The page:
Wednesday, 19 January 2011

Really seeing the other leads to freedom

This week my teacher Dharamvidya David Brazier has been in Israel leading some workshops on psychology. In one of them he talked about how really seeing the other can set you free.

What he describes is also the philosophy that underpins this whole project, and I owe a great debt to him, and others, for teaching me.
"...the focus is upon discerning the truth of the other and achieving spiritual maturity. One achieves liberation for oneself by releasing others from the attachment generated by one's own deluded and stereotypical perception of them. The self-construct is the mirror image of these false views of others. To see the truth of the other is to release them and thereby, incidentally, to release oneself from one's self-construct." Love and Its Disappointment blog
As we more clearly see the other, the other moves away from being what, on some level, we want it to be, and becomes more real. In this way we release the other and give it freedom to exist - and we release ourselves too. As we take away the prop to our 'small self' and grant it existence, we become liberated.

The truth shall set you free.
(John 8:32, The Bible)


  1. I can't believe I am the first to comment - a lovely and special post. thank you for reminding me of one of lifes basic truths. I love the title Love and its Disappointments and must take a look at that blog.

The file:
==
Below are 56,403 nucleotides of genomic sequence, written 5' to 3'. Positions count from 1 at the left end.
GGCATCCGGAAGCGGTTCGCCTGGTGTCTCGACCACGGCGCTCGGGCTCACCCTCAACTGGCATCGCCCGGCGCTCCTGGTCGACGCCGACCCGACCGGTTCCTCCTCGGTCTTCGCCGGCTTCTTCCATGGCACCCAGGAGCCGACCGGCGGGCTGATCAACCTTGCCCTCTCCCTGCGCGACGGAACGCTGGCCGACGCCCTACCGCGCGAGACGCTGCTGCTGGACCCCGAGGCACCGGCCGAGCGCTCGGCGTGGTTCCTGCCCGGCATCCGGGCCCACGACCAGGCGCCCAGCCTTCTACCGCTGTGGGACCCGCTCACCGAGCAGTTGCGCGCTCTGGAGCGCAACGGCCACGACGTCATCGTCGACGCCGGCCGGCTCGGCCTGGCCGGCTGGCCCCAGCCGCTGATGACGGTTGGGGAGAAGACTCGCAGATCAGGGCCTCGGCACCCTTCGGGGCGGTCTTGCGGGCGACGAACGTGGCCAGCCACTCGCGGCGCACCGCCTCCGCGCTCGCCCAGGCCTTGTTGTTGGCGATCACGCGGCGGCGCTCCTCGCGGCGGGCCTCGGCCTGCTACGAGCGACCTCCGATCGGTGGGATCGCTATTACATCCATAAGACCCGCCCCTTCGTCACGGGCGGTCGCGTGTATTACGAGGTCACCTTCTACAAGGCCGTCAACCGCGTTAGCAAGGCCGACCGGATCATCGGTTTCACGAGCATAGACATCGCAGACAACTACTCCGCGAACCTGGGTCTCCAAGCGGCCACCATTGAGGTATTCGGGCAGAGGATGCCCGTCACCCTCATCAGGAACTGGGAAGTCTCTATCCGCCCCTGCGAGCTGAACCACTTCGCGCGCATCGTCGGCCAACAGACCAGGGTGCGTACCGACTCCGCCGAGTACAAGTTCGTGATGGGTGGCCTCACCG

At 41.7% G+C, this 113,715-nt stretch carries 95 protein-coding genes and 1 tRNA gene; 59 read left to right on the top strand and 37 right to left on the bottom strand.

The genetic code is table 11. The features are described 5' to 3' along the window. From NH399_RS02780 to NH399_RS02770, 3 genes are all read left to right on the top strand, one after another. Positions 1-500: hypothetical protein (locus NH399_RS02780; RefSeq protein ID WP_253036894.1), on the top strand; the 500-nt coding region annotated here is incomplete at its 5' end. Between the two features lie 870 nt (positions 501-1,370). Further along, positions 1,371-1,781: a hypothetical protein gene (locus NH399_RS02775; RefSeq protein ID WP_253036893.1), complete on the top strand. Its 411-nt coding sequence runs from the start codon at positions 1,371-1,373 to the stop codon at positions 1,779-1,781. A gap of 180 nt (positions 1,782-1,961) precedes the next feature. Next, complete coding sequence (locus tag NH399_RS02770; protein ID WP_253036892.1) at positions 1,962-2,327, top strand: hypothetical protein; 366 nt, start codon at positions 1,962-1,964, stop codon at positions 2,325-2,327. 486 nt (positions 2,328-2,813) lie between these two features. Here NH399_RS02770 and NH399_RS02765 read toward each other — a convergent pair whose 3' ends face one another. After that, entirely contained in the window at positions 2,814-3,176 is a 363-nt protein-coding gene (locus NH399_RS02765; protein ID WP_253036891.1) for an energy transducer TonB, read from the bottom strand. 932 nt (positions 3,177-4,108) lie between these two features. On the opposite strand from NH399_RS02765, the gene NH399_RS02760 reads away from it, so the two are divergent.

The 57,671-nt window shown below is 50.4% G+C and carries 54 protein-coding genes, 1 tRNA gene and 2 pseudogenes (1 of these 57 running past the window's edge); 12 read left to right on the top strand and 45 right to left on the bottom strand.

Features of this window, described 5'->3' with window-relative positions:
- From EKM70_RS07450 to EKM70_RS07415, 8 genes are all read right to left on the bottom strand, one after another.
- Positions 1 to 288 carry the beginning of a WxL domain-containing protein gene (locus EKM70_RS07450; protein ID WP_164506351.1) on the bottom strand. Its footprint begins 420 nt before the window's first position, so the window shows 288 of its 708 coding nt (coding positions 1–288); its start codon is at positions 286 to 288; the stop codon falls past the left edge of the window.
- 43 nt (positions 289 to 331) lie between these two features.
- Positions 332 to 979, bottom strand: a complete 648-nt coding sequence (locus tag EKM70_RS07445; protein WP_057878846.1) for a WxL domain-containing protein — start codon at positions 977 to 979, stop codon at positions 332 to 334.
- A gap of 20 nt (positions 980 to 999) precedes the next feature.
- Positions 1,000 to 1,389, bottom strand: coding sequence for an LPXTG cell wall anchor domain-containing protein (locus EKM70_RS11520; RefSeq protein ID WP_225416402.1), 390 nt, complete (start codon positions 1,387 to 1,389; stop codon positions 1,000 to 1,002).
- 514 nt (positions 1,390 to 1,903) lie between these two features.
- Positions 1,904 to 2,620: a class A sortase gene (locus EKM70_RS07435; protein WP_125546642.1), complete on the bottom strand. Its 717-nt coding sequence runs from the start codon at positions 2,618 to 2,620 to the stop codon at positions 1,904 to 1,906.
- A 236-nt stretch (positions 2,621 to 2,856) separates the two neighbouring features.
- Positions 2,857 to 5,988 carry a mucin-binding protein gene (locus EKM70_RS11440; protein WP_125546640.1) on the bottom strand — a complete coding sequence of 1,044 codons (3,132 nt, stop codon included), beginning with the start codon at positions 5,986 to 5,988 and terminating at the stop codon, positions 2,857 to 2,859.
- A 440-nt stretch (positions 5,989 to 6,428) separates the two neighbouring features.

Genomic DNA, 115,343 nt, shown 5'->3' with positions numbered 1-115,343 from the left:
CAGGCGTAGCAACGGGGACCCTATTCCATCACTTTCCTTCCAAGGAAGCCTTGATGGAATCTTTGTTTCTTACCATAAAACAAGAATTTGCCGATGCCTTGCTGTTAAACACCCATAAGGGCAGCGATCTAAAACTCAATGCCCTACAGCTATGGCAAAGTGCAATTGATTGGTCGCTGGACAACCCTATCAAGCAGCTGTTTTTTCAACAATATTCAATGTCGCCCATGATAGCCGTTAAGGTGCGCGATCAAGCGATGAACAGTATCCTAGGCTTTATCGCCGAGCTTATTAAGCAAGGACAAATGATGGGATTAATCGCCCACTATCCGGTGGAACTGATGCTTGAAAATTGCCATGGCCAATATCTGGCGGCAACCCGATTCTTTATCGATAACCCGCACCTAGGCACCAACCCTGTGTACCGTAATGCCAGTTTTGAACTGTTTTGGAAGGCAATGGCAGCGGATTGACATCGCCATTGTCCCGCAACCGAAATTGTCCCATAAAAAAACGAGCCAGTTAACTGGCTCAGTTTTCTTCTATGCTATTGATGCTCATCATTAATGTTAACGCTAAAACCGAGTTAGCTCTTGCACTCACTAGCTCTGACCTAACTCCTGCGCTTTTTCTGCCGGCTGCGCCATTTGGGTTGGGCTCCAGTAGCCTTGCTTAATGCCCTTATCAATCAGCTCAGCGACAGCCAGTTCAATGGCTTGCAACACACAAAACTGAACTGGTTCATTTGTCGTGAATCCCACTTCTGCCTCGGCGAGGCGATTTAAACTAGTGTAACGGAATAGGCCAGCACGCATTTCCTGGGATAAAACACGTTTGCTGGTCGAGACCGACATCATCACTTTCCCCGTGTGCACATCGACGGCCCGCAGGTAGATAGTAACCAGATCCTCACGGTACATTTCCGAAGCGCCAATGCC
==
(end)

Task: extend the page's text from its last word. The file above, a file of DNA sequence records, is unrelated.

2. Ah - It's only been up an hour or so :)

    And thank you thecatalanway.

    The blog's title Love and Its Disappointment is named after Dharmavidya's book of the same name

    "His overall thesis that we are motivated by love, the inherent irony of existence - that as loving beings we are inevitably thwarted, and how we manage that - and how art and therapy can help us think about them, process them, inform us and occasionally heal us finds a way of saying what I have felt, in a much more incoherent way, for a long time." Julia Samuel Metanoia Institute Tutor, Honorary Fellow of Imperial College

  3. beautiful! this speaks to the heart of every individual, community and global struggle. thank you for your words.

  4. Yes Mavis, we say it in many different ways, but it comes down to the same thing...

  5. I really like this post. In my stones so far I have been focusing mainly on things, not people. I can see how how applying the same unclouded perception to others would be beneficial - for them and for ourselves.

    It reminds me of something I read by Pema Chodron. She was quoting her teacher, Trungpa Rinpoche, who advised her: "You should never have expectations for other people. Just be kind to them."

    Thanks for helping me broaden my scope of awareness.

  6. truth, clear, simple...the essence of compassion and embracing our mutual humanness.